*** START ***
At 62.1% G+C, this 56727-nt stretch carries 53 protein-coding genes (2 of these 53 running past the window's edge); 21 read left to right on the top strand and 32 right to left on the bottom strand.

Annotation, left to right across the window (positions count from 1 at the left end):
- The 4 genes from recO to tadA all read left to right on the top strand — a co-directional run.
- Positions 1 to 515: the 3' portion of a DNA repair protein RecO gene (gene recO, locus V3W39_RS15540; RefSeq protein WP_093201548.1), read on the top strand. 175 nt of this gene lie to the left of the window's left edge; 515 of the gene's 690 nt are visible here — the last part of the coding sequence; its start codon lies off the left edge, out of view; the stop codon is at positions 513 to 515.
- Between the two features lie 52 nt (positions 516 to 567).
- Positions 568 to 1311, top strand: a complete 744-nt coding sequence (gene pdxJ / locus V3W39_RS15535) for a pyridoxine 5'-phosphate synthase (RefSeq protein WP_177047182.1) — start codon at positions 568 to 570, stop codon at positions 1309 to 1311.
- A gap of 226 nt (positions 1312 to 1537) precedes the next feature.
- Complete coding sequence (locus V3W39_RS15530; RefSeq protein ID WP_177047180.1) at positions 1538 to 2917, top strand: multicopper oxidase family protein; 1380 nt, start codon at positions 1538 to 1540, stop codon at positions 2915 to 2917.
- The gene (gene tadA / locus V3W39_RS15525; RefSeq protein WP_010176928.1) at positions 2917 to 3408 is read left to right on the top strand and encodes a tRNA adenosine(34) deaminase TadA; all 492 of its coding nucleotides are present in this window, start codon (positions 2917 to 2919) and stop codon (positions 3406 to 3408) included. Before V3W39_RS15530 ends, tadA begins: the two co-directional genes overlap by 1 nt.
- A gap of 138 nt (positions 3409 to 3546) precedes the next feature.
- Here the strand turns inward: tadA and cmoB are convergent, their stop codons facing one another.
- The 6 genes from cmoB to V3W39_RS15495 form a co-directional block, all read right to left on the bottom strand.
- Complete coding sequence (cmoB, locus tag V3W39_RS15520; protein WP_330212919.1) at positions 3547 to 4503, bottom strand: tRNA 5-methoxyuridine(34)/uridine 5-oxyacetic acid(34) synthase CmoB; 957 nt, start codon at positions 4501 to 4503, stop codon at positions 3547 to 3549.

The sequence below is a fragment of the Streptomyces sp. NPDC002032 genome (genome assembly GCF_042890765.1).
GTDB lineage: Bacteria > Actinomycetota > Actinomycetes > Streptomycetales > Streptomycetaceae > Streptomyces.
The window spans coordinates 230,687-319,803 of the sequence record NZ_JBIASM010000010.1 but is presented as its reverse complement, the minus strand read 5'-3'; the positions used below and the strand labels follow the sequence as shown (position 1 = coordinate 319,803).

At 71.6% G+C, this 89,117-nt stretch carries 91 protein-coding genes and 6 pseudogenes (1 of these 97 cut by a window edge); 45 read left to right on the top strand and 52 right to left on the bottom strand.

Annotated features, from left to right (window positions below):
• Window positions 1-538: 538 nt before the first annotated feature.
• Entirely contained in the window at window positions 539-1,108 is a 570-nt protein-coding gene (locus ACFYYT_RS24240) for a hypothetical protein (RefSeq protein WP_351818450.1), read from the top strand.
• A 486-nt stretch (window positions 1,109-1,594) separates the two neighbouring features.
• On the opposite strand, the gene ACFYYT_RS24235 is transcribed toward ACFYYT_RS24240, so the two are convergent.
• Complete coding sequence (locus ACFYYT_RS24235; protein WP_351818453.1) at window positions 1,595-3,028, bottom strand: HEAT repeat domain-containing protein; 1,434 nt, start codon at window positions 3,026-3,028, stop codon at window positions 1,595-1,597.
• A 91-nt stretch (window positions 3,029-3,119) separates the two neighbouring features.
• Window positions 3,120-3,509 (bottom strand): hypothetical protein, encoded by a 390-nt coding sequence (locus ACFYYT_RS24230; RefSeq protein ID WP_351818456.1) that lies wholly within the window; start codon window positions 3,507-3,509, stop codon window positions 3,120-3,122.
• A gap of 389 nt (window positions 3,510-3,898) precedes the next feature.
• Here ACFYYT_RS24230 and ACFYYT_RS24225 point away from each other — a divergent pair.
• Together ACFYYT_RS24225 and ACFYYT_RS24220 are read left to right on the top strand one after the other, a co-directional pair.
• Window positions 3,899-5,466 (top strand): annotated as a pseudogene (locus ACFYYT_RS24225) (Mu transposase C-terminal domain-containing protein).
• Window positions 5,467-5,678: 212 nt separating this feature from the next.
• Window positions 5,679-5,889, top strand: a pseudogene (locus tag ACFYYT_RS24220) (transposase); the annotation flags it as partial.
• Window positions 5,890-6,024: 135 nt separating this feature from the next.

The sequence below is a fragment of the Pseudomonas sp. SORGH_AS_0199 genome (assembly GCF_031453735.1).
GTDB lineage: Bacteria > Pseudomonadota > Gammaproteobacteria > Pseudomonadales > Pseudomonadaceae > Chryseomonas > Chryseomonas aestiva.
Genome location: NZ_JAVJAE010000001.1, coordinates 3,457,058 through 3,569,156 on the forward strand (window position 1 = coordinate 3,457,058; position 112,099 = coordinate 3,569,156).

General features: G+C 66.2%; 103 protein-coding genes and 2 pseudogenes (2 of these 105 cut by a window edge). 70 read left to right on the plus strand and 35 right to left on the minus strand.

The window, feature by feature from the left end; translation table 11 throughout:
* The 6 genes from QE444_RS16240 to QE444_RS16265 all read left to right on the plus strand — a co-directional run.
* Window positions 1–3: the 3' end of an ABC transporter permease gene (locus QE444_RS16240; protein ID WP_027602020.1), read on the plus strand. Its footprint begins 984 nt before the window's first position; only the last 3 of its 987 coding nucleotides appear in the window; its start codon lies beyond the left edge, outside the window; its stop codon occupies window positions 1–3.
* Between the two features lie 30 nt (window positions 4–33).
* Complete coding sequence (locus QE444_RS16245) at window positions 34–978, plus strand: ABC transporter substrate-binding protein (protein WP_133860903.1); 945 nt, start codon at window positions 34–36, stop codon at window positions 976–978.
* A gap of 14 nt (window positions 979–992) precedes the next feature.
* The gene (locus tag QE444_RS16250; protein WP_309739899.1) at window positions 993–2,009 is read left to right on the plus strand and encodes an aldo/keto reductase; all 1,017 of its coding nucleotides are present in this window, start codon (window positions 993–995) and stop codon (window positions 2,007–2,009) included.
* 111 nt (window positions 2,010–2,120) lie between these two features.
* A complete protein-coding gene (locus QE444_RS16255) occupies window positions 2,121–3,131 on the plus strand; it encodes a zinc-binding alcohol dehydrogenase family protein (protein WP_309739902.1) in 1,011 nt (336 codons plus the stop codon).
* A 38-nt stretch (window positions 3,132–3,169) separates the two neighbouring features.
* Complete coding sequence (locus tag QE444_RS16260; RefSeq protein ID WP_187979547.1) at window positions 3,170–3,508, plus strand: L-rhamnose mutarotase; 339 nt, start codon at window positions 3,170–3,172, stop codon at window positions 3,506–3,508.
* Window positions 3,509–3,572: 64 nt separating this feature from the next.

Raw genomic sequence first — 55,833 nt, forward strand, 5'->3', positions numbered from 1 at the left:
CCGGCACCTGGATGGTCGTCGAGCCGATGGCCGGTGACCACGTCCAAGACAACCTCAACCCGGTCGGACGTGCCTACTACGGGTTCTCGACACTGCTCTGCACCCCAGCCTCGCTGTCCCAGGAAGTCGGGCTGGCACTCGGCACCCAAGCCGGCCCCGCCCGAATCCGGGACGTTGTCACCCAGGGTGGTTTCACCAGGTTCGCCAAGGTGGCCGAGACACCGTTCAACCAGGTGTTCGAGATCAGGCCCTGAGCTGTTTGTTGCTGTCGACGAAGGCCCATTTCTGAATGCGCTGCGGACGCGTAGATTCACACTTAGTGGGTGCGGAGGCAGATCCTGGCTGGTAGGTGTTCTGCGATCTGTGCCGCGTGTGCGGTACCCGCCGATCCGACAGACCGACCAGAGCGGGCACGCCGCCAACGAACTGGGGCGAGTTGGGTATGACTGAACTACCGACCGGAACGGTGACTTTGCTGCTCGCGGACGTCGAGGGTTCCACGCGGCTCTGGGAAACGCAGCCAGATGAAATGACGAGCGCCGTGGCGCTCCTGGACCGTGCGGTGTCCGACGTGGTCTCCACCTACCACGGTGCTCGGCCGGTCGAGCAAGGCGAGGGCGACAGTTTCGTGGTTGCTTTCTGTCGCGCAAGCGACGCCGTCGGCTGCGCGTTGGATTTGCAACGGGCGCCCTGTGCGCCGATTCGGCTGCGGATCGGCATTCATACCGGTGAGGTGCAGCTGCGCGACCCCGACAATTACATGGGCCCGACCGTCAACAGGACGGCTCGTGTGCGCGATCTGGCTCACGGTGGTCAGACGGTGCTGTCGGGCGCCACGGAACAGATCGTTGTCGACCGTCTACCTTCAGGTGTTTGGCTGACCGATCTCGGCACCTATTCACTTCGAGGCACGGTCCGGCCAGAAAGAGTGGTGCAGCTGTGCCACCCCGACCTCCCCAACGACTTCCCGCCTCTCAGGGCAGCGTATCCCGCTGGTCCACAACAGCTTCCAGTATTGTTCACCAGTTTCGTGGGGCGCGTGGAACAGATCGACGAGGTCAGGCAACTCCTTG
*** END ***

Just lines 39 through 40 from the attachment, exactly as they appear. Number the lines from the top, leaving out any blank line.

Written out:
* Window positions 1–3: the 3' end of an ABC transporter permease gene (locus QE444_RS16240; protein ID WP_027602020.1), read on the plus strand. Its footprint begins 984 nt before the window's first position; only the last 3 of its 987 coding nucleotides appear in the window; its start codon lies beyond the left edge, outside the window; its stop codon occupies window positions 1–3.
* Between the two features lie 30 nt (window positions 4–33).